So we'll change the design of the transformers we use to connect the generator to the transmission line, and the transmission line to the end customers, to produce the voltage we want on the transmission line.

That means the power required by the customers stays constant, and however we change the transmission line voltage, the current required varies inversely.

Notice, if other losses are neglected then the electric power $$P$$ remains constant depending on the supply source (like electric generator). Power $$P=VI$$ is the product of two variables i.e. voltage $$V$$ & electric current $$I$$ through the conductor (assuming power factor $$1$$).

Therefore if the voltage $$V$$ increases, electric current $$I$$ through the conductor decreases and vice versa to keep the power $$P=VI$$ constant.

Ignoring all the heat losses, power being constant is just a statement of the conservation of energy!

The issue in power transmission is to do it efficiently (at low cost) and safely.

The power requirement is fixed. It is basically the voltage times current (forgetting power factor for the moment). The higher the transmission voltage, the lower the current for the same power. The lower the current, the smaller the wire size. The smaller the wire size, the lower the cost of the conductor material (copper, aluminum, etc.).

The down side is shock hazards at high voltage. That requires the primary high voltage transmission lines to be elevated well off the ground to reduce the likelihood of contact with high voltage lines. That adds cost to installation. But overall, it is more cost efficient to transmit ac power at high voltage and low current.

Hope this helps.

• Bob D, you do mention wire size but I don't see why the wire size can be smaller with a lower current. What is the reason the wire size can be smaller if the current is lower? – Alfred Centauri May 30 '20 at 23:46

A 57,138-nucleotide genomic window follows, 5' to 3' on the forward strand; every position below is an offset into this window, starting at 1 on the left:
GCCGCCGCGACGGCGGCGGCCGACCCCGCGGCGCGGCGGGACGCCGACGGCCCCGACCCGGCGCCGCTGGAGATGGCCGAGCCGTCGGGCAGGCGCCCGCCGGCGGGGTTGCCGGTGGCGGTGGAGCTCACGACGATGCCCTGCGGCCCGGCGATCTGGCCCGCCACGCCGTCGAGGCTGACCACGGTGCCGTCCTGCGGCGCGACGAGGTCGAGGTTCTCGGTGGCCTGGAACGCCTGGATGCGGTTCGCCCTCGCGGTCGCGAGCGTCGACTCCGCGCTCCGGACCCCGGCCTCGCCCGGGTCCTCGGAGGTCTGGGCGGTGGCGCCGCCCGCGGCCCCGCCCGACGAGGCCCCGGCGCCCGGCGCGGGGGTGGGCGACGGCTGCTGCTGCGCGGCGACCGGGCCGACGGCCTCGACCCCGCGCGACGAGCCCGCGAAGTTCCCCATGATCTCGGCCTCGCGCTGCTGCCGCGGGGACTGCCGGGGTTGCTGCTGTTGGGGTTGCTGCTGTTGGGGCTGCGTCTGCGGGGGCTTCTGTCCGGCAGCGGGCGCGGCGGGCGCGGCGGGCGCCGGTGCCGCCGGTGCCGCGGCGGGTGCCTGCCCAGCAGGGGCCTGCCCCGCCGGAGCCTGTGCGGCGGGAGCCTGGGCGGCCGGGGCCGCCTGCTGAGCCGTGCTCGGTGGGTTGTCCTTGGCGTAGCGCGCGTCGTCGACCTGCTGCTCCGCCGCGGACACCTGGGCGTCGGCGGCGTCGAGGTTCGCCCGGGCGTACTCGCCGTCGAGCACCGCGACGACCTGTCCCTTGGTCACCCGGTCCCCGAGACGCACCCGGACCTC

• Because power losses in transmission vary as square of current but only linearly with resistance. – Bob D May 31 '20 at 6:35

What is the source of this power? Maybe a hydroelectric power plant or a nuclear one or anything. So this generated some power, correct? Now ask yourself this. If you used a transformer (which when oversimplified is just two unpowered coils) at the output of this plant, would the energy or power change?

Spoiler Alert: No, it would not. There is no reason why it would change. Now, as you said, if the voltage increases, there is only one parameter that could change, which is the current.

Yes, there is something you are missing, and it is a device called a transformer.

To minimize power losses in a given transmission line, which scale as (current squared) x (resistance in the line), one must minimize current. A device called a transformer boosts the voltage while cutting current in the same proportion. So we position a step-up transformer at the source end of the line, which increases voltage and decreases current, and then we position a step-down transformer at the load end of the line, which reduces the voltage to manageable and safe levels and boosts current.

At every step of the process, the product (voltage) x (current) which equals power remains the same, except for small losses in the transformers involved.